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As Seen on TV

Author: Kirk Pappas, M.D.
December, 2014 Issue

When drug companies advertise directly to the public for what are generally new and very expensive prescription drugs, most doctors are peeved.

I’ve just about had it with direct-to-consumer TV ads for prescription medications. Big pharmaceutical companies have clearly decided that this form of marketing makes sense (and money), but isn’t it getting a little ridiculous? Here’s what happened not long ago when I saw a gentleman at an office visit:
“Good morning, Fred. What’s on your mind today?”
“Well, Doc, I was wondering if that pill they show on TV is right for me,” he started.
“Which pill are you referring to, Fred?” I gently asked.
“Oh, I think it’s the blue one…no, maybe it’s purple…”
“Oh brother,” I thought. “Here we go again.”
“Well, Fred, what is the pill for?” I asked. “What’s bothering you?”
“I’m having a problem down there,” he pointed down.
Now we were getting somewhere. “Oh, you’re having an acid problem with your stomach, that’s the purple pill. That medication can be…”
“Lower,” he interrupted. Fred pointed lower.
Now we were really getting somewhere.
“Oh, you want the blue one!” I was elated that I’d finally figured out what was wrong with Fred. He had erectile dysfunction (commonly referred to as “problems down there….”)
Many of the drugs promoted on TV are for very specific and uncommon conditions. When you see professional golfer Phil Mickelson chatting up his arthritis medication, the public has no way of knowing it’s for a severe form of inflammatory arthritis and not at all appropriate for the weekend hacker with achy joints. Another recent ad is for a blood thinner for the heart rhythm disorder called atrial fibrillation. That’s a common enough condition, but the decision-making process to use the drug is extremely technical and involves a thorough cardiovascular evaluation. It’s hard to understand how it makes sense to advertise those products directly to potential patients.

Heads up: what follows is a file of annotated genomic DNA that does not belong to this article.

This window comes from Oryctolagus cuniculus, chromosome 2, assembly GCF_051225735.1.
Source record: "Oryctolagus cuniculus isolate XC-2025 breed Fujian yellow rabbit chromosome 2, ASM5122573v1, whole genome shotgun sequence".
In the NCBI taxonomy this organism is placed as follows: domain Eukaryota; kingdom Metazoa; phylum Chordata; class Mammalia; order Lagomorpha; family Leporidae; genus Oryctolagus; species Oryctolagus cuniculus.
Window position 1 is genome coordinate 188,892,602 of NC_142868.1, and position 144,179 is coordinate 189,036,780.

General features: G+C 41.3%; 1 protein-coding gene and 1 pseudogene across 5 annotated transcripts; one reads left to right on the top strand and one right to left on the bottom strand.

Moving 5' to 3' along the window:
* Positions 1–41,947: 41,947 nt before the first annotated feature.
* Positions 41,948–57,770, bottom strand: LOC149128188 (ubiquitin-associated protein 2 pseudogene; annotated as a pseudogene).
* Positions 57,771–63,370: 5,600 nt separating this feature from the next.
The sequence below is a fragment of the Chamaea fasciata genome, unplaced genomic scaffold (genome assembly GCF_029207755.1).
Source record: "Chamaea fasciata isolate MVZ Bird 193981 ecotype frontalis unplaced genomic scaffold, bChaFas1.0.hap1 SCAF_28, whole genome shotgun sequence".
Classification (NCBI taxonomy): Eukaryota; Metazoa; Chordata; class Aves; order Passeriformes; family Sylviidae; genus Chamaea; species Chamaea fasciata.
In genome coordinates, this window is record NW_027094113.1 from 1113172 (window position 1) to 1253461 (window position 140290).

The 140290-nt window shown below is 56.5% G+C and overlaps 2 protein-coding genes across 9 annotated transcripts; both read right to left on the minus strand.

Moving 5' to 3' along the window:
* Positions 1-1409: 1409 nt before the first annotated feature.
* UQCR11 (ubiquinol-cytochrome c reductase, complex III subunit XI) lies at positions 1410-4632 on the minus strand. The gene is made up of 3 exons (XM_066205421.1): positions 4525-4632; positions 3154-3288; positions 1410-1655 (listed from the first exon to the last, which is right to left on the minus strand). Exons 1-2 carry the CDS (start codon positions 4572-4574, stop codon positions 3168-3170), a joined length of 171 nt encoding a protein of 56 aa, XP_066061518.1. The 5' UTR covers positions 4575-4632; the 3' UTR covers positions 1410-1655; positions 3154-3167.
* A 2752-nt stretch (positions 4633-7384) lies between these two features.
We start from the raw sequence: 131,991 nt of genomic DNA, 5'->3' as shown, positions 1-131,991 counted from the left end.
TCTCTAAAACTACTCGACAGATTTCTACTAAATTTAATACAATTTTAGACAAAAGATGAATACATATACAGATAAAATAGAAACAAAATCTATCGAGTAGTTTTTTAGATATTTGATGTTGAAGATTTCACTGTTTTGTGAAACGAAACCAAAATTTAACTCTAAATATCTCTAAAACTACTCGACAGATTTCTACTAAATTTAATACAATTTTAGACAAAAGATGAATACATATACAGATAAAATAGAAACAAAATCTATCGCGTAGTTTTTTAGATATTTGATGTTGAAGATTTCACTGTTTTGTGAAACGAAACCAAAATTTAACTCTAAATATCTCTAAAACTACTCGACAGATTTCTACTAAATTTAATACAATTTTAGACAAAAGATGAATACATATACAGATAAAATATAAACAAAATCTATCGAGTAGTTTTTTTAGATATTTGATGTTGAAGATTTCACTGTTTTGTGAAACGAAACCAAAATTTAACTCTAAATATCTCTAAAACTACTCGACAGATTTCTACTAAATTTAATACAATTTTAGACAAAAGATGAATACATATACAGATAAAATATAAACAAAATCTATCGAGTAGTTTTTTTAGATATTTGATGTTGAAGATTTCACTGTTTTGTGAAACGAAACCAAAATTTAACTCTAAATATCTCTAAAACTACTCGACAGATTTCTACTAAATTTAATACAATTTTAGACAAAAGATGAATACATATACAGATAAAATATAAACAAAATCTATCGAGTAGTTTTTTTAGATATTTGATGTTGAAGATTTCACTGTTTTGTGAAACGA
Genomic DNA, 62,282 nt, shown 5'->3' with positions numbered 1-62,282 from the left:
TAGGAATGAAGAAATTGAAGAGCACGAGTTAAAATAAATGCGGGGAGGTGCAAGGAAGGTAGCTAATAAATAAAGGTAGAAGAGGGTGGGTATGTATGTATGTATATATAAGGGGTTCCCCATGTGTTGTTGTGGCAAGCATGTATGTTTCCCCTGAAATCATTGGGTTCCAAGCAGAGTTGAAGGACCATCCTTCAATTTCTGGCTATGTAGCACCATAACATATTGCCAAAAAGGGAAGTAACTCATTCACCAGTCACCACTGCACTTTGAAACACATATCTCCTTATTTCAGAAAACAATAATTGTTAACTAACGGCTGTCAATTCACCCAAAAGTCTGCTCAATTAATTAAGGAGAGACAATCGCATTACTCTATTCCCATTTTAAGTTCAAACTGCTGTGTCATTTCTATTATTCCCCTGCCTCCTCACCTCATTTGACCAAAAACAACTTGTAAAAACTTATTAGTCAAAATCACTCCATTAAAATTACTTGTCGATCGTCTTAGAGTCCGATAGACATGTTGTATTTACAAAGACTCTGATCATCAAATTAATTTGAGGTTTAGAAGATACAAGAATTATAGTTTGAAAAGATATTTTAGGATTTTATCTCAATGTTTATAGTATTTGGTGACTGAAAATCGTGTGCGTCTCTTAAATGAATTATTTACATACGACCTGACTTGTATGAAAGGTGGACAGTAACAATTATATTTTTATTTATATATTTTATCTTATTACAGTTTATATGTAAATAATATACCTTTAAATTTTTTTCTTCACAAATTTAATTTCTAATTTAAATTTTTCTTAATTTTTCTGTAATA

And what about all those side effects they list? I don’t know about you, but given the choice, I’d prefer to have an overactive bladder to avoid “belching, diarrhea, trouble breathing, irregular heartbeat, blurred vision and irritability.” (It seems pretty much every drug causes irritability. Heck, after the announcer lists the first 20 or so horrific side effects, I get irritable from the ad!)
When drug companies advertise directly to the public for what are generally new and very expensive prescription drugs, most doctors are peeved. The process a physician goes through to consider a new prescription medication isn’t trivial. In most cases, it requires a thoughtful evaluation of the problem, an examination and often some tests to clarify the diagnosis. Even then, it’s not automatic.
Patients deserve an explanation of what’s going on and a discussion of options and recommendations. Many times, the advertised drug is very expensive and doesn’t even deserve to be in the conversation. This is not the same as for a simple, over-the-counter (OTC) medication like Advil. That’s why some drugs are OTC and some aren’t. If the prescription drug is appropriate for a patient, and if it offers a cost-effect advantage over its competitors, there will be a market and doctors will prescribe it. This should occur through professional channels, not through the lay media.
I suppose there are reasons we’re getting bombarded with these TV ads. The business of selling prescription drugs is changing very quickly. There seems to be a feeling of desperation with pharmaceutical companies and their marketing strategies in this new, upside-down world of health care as they’re losing access to physicians. More and more doctors’ offices have closed their door to sales reps and the practice of stocking free samples for their patients.
Slowly, over the past decade, drug reps adopted much more aggressive and intrusive sales tactics. As a result, more and more doctors are saying, “No mas.” I remember the days when reps in my office were seen as friendly and collegial visitors who’d chat with the office staff, leave their samples and keep a generally low profile. Today, if left uncontrolled, there’d be a 30-something college grad in fine business attire, sporting a 10-page, glossy flip chart and a slick sales pitch chasing me down the hall between every patient. No mas!
Back in the exam room, the Abbott and Costello routine with Fred wasn’t over. But, by then, I was ready to deal with him on his own terms.
“Now, Fred, which would you prefer: The pill that will make you like the beautiful couple in the matching bathtubs enjoying their Chardonnay while overlooking the vineyard, or the one that will produce the urge to dance while you and your wife are chopping vegetables?”
Dr. James DeVore has been a full-time family physician in Santa Rosa since 1980. He’s medical director of St. Joseph Health’s Annadel Medical Group.


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